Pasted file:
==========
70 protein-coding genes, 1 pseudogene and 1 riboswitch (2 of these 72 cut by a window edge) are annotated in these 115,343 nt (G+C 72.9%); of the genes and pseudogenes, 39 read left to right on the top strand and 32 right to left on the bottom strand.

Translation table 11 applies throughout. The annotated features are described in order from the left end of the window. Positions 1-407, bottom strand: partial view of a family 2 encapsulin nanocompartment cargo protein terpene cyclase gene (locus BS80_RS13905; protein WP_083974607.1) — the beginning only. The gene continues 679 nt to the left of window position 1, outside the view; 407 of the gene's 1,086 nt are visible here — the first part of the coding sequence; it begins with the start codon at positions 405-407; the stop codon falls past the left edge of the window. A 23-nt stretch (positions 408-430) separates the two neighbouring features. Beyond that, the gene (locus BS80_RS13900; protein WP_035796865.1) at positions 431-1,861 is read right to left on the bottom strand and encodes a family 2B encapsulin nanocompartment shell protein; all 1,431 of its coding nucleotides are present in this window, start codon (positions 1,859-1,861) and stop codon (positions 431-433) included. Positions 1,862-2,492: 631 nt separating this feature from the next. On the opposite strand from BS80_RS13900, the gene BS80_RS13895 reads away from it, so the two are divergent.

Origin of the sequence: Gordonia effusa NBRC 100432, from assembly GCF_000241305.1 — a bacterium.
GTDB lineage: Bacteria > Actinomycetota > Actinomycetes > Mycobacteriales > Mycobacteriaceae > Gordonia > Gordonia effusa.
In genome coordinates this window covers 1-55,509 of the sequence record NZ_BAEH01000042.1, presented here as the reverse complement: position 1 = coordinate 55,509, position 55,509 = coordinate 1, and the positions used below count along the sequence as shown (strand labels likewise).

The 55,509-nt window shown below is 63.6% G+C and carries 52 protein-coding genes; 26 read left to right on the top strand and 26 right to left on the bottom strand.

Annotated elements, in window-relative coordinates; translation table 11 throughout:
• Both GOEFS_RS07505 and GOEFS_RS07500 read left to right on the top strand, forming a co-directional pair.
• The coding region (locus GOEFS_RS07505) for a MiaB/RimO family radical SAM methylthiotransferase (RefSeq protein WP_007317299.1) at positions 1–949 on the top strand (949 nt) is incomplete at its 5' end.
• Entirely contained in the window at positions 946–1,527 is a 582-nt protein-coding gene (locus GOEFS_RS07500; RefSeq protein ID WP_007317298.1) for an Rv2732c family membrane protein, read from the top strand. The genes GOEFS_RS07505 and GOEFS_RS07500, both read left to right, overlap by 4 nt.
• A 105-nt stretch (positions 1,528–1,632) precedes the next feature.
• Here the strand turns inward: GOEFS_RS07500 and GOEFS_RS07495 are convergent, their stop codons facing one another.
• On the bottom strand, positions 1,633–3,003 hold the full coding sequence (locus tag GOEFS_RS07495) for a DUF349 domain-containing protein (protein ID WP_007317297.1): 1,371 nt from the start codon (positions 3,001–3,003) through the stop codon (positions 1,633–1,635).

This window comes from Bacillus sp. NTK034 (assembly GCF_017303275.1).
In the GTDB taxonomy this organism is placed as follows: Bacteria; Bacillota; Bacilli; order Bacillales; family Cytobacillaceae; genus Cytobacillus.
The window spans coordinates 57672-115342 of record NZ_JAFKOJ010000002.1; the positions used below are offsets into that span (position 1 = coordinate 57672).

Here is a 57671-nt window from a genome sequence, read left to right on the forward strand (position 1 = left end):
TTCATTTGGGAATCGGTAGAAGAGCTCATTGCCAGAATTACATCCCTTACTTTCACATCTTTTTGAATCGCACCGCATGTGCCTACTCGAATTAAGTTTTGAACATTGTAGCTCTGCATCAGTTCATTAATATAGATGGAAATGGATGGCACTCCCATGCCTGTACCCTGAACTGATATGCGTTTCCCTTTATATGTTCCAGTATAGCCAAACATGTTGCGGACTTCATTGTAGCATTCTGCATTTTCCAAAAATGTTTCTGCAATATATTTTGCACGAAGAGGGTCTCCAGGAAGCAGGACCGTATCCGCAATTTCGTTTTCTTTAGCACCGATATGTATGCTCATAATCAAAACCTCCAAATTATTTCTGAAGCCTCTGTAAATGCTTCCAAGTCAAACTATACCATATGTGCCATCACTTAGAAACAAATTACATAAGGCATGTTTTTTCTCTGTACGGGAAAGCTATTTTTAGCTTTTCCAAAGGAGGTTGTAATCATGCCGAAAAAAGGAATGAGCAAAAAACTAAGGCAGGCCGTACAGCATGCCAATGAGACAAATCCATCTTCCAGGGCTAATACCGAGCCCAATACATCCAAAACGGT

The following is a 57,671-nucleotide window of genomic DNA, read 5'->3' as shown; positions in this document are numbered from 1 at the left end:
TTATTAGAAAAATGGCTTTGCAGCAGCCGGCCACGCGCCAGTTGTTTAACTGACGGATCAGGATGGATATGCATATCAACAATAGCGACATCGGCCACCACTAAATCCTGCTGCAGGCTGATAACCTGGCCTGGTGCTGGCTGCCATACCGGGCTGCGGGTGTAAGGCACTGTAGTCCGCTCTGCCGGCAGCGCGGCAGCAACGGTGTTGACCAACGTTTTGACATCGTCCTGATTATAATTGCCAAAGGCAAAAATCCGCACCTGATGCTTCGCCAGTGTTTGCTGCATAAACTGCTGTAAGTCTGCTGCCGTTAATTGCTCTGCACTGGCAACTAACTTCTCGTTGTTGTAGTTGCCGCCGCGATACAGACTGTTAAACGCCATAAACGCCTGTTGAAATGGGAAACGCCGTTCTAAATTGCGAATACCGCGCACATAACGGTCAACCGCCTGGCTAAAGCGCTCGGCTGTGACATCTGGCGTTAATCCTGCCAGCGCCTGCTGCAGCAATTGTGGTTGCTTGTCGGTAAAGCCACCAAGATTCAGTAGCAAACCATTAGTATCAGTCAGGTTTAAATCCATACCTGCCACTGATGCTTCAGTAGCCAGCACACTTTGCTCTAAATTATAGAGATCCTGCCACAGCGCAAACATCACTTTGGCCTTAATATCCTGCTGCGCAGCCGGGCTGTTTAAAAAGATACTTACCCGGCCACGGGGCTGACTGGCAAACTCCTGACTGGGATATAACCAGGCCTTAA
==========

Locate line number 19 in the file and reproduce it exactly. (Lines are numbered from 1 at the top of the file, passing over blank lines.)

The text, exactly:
The following is a 57,671-nucleotide window of genomic DNA, read 5'->3' as shown; positions in this document are numbered from 1 at the left end: